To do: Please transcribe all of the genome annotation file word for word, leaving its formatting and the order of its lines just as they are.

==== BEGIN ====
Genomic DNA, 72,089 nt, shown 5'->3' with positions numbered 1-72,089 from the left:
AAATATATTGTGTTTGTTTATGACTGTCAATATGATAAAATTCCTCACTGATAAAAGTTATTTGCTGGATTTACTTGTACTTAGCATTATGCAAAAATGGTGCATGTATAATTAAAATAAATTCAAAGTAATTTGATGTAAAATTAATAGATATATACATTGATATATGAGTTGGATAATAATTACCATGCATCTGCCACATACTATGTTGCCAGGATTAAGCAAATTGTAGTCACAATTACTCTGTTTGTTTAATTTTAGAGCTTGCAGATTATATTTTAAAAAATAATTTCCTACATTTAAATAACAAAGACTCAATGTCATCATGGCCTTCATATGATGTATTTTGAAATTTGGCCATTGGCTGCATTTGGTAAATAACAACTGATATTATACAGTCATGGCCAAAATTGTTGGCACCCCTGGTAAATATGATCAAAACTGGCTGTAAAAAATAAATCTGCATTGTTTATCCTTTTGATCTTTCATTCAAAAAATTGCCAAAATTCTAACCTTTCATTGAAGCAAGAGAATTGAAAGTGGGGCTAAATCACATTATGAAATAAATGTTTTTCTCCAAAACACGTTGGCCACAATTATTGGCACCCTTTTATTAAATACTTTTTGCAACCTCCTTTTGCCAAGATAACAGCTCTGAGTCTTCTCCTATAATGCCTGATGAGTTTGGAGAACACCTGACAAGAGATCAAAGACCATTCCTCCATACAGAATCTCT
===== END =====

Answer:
Genomic DNA, 72,089 nt, shown 5'->3' with positions numbered 1-72,089 from the left:
AAATATATTGTGTTTGTTTATGACTGTCAATATGATAAAATTCCTCACTGATAAAAGTTATTTGCTGGATTTACTTGTACTTAGCATTATGCAAAAATGGTGCATGTATAATTAAAATAAATTCAAAGTAATTTGATGTAAAATTAATAGATATATACATTGATATATGAGTTGGATAATAATTACCATGCATCTGCCACATACTATGTTGCCAGGATTAAGCAAATTGTAGTCACAATTACTCTGTTTGTTTAATTTTAGAGCTTGCAGATTATATTTTAAAAAATAATTTCCTACATTTAAATAACAAAGACTCAATGTCATCATGGCCTTCATATGATGTATTTTGAAATTTGGCCATTGGCTGCATTTGGTAAATAACAACTGATATTATACAGTCATGGCCAAAATTGTTGGCACCCCTGGTAAATATGATCAAAACTGGCTGTAAAAAATAAATCTGCATTGTTTATCCTTTTGATCTTTCATTCAAAAAATTGCCAAAATTCTAACCTTTCATTGAAGCAAGAGAATTGAAAGTGGGGCTAAATCACATTATGAAATAAATGTTTTTCTCCAAAACACGTTGGCCACAATTATTGGCACCCTTTTATTAAATACTTTTTGCAACCTCCTTTTGCCAAGATAACAGCTCTGAGTCTTCTCCTATAATGCCTGATGAGTTTGGAGAACACCTGACAAGAGATCAAAGACCATTCCTCCATACAGAATCTCT